Bliss and blunder in a time of change

The Flight of the Maidens by Jane Gardam Chatto & Windus, £15.99, 298pp
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The Independent Culture

Jane Gardam has long been a specialist in the frets and intoxications of adolescence, and her latest novel returns to this beguiling topic. She also returns to the summer of 1946, a seaside town in Yorkshire, and the fortunes of three young girls in the overbrimming months between school and university. The schoolfriends are Hester (Hetty) Fallowes, Una Vane and Lieselotte Klein, the last a German-Jewish refugee.

Jane Gardam has long been a specialist in the frets and intoxications of adolescence, and her latest novel returns to this beguiling topic. She also returns to the summer of 1946, a seaside town in Yorkshire, and the fortunes of three young girls in the overbrimming months between school and university. The schoolfriends are Hester (Hetty) Fallowes, Una Vane and Lieselotte Klein, the last a German-Jewish refugee.

All three are, in a sense, casualties of war, the two English girls because their fathers have come home shell-shocked from the trenches. Unfitted for ordinary life, one has opted for employment as an intellectual grave-digger; the other bowed out of life altogether when his daughter was nine. "There were odd folk everywhere after 1918," observes Gardam's earlier novel Crusoe's Daughter.

Lieselotte, a more direct casualty, had arrived on the last trainload of refugee children in summer 1939. When the novel opens, letters have just announced that all three girls have gained state scholarships to university: two to Cambridge and one to London.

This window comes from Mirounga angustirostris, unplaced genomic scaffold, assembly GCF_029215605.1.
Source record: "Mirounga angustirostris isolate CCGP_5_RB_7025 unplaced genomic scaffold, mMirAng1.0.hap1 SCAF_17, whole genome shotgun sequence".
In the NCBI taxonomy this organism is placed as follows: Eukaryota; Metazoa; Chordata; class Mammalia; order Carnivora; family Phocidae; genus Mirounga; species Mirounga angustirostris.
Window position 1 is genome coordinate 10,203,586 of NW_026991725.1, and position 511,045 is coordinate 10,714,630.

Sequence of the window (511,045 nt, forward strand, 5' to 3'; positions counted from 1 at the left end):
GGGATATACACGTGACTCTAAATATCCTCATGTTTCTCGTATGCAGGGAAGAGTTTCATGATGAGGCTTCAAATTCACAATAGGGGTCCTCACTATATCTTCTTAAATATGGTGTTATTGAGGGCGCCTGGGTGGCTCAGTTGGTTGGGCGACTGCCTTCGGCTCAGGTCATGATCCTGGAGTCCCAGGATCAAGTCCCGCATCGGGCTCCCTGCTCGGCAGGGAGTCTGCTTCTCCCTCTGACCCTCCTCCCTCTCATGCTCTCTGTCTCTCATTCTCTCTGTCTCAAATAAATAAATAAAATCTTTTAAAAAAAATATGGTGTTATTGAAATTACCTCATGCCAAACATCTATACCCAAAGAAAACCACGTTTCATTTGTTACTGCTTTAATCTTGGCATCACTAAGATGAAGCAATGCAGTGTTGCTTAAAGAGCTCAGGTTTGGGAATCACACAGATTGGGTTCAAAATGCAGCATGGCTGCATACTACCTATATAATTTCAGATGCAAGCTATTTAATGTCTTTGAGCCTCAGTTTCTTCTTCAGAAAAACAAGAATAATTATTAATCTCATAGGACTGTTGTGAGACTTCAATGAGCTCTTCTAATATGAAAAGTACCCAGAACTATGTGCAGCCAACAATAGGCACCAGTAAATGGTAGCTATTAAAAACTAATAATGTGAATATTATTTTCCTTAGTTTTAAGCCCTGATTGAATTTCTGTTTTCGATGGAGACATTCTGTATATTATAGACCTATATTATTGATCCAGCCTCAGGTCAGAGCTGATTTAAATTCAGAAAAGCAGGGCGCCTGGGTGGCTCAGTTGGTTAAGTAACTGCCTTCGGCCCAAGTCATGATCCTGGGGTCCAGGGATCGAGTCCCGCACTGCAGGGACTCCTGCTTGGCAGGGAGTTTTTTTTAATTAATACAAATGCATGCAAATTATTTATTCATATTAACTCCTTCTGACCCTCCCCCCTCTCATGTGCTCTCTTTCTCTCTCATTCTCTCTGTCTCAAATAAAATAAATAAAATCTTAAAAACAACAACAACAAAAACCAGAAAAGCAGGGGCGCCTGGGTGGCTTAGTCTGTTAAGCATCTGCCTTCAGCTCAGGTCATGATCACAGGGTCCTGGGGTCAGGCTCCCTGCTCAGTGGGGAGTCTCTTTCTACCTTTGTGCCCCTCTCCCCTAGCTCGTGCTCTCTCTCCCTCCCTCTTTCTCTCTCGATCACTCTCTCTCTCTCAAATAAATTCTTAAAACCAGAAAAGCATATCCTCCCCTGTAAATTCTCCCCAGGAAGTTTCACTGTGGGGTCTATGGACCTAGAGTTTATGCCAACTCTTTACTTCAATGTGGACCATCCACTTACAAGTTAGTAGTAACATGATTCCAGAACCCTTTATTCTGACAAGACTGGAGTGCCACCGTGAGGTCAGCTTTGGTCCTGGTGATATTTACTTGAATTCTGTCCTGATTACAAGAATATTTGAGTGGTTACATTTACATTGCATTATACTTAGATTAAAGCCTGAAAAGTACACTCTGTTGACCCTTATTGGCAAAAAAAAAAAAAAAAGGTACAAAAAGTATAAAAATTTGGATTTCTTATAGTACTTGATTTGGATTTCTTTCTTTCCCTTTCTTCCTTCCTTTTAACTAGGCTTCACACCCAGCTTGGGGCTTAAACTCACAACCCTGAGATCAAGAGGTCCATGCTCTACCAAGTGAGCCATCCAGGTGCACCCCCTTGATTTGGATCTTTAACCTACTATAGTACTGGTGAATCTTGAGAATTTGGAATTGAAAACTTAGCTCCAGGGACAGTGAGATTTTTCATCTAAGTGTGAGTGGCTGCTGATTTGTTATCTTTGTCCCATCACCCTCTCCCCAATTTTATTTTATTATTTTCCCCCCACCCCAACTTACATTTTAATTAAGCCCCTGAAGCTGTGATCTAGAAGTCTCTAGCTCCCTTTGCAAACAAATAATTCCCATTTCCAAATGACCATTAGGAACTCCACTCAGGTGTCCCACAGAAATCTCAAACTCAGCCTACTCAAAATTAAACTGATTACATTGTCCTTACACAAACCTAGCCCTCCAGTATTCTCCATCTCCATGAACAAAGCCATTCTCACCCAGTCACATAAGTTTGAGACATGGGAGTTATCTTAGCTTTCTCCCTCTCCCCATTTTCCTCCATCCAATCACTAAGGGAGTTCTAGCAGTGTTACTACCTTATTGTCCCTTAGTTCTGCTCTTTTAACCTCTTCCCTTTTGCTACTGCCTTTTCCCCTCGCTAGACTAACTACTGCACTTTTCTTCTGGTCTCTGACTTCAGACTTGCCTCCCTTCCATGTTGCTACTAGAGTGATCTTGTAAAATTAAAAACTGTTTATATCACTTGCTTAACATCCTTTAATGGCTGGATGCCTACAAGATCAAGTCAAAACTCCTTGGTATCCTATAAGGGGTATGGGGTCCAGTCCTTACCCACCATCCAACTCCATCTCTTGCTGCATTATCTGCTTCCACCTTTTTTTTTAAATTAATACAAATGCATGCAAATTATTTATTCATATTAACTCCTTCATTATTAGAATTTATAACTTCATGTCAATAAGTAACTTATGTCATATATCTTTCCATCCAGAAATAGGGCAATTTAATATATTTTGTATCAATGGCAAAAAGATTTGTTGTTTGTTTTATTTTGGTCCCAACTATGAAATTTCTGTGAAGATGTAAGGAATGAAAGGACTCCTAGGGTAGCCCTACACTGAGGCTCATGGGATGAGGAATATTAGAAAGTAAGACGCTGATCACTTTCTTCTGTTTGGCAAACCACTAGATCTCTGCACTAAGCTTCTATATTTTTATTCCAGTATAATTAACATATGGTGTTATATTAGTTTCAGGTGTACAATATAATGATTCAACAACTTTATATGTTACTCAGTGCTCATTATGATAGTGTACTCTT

Family relations, whether overwhelming or all but obliterated, are important to the plot, leading each of the trio to veer off in a particular direction. Hetty goes to the Lake District to bone up on the English classics; Una to various remote Youth Hostels with her cycling companion, Ray; and Lieselotte first to London, then the West Coast of America, as the time of transformation gets going.

The Flight of the Maidens is (among other things) about ways of achieving emancipation, and the price exacted. "Youth is a blunder" reads the epigraph (by Disraeli) to Jane Gardam's novel Bilgewater. A certain amount of juvenile blundering and miscalculation goes on here. At times, the narrative rushes into a kind of hectic bottleneck mode, though counteracted by the sheer buoyancy of the undertaking. The separate journeys take in a few of the agitated confrontations the author does so well: between her central characters and imposing, mad old people, or outspoken young ones.

Hetty, among the mountains and lakes, first stumbles on a table on which reposes a copy of The Perfumed Garden, and then comes face-to-face with a scatty family named Fitzurse. Una, meanwhile, is failing to relinquish her virginity owing to constant interruptions in the hostels. Lieselotte is acquiring a refurbished persona, and coming to her senses in a wood near the Pacific, where - in the manner of a fairy tale - a German banker befriends her and arranges her return to Cambridge to take up her place.

All this, and more, is recounted in the author's usual luminous and anarchic style. The effect is exhilarating, as though the scouring winds of Yorkshire were tempered by a spicier breeze. Jane Gardam, as ever, shapes her narrative with wit and aplomb; this novel - her eighth - is intelligent, inspiriting and entertaining.

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